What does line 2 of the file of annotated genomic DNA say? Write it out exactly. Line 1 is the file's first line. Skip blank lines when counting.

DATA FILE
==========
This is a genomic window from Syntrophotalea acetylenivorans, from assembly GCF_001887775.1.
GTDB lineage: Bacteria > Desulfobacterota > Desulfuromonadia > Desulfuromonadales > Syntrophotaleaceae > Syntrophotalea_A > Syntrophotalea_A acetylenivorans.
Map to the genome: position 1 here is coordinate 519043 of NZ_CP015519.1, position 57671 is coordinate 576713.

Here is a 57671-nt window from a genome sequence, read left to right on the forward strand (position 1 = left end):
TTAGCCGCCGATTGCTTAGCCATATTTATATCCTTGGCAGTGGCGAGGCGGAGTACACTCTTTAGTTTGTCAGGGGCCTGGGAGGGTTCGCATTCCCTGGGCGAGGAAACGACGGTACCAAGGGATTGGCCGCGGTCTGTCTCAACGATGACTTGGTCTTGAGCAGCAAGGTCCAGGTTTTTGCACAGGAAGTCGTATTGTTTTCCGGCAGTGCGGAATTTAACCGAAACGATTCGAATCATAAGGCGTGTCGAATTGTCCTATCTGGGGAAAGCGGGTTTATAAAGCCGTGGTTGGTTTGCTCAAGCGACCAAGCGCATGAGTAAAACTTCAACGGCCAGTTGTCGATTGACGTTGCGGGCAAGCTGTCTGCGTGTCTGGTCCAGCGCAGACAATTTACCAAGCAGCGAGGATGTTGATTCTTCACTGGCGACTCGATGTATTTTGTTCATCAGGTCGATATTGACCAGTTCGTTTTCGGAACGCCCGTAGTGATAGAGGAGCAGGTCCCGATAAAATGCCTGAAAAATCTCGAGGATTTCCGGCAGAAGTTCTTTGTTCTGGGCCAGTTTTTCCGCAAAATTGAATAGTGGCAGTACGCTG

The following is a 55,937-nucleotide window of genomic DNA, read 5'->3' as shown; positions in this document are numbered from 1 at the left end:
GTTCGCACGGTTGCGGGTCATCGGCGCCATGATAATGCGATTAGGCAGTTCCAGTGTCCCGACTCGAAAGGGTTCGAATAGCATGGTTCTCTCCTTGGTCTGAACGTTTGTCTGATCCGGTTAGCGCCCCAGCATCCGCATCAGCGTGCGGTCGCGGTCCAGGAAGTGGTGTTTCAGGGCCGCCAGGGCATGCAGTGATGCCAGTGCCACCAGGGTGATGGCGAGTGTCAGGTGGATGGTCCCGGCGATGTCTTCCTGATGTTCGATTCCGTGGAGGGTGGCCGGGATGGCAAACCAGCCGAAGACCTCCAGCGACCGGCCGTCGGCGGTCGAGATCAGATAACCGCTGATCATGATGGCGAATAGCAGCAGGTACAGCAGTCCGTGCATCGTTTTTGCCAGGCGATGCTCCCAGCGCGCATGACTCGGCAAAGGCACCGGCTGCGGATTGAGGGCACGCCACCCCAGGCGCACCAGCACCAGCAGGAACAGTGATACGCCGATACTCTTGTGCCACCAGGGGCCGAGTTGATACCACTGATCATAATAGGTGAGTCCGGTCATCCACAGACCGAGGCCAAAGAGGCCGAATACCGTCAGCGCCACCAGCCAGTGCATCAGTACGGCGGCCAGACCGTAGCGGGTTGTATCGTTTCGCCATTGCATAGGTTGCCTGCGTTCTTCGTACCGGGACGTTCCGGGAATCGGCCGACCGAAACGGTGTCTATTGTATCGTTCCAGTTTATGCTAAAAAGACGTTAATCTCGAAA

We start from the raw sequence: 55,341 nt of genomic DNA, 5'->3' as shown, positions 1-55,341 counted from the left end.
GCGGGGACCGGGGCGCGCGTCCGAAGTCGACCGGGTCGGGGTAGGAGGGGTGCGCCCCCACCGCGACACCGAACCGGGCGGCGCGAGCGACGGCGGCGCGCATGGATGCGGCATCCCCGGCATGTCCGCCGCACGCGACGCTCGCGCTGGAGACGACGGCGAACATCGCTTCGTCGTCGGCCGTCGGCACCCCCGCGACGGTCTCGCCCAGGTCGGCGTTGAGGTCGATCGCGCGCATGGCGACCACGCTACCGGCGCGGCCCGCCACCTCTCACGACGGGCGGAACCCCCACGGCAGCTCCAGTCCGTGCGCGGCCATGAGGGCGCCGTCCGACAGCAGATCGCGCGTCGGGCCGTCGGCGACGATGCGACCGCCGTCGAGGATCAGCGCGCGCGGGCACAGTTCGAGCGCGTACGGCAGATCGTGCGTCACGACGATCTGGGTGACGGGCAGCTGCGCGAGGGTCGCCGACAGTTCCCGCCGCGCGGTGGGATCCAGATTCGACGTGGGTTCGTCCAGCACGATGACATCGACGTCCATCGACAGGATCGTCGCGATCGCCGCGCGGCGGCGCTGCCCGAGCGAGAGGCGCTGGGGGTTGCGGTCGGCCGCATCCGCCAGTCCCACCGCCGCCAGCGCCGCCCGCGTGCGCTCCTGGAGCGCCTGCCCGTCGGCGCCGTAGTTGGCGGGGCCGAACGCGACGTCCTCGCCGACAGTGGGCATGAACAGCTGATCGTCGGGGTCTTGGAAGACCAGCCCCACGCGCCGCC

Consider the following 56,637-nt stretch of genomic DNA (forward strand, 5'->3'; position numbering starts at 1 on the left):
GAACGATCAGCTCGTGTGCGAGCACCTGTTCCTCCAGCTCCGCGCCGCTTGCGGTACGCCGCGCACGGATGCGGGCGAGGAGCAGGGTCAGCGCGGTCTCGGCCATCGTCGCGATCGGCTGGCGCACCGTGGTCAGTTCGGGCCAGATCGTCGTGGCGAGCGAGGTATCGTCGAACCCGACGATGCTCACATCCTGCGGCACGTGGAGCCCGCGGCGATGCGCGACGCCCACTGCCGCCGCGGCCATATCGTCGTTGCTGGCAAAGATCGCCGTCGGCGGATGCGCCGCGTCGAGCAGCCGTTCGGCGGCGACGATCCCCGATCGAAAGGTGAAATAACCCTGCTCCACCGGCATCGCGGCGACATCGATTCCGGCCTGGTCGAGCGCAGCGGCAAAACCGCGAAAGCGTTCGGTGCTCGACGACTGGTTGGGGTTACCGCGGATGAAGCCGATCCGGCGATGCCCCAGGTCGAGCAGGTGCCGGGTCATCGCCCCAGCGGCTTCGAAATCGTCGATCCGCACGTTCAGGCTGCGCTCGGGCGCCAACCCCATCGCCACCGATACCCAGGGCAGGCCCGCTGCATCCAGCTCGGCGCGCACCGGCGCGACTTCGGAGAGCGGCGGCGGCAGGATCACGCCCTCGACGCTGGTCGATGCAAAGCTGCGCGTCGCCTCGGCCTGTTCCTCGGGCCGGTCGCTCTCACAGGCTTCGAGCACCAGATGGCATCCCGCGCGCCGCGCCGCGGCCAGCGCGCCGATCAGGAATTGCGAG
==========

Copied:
GTDB lineage: Bacteria > Desulfobacterota > Desulfuromonadia > Desulfuromonadales > Syntrophotaleaceae > Syntrophotalea_A > Syntrophotalea_A acetylenivorans.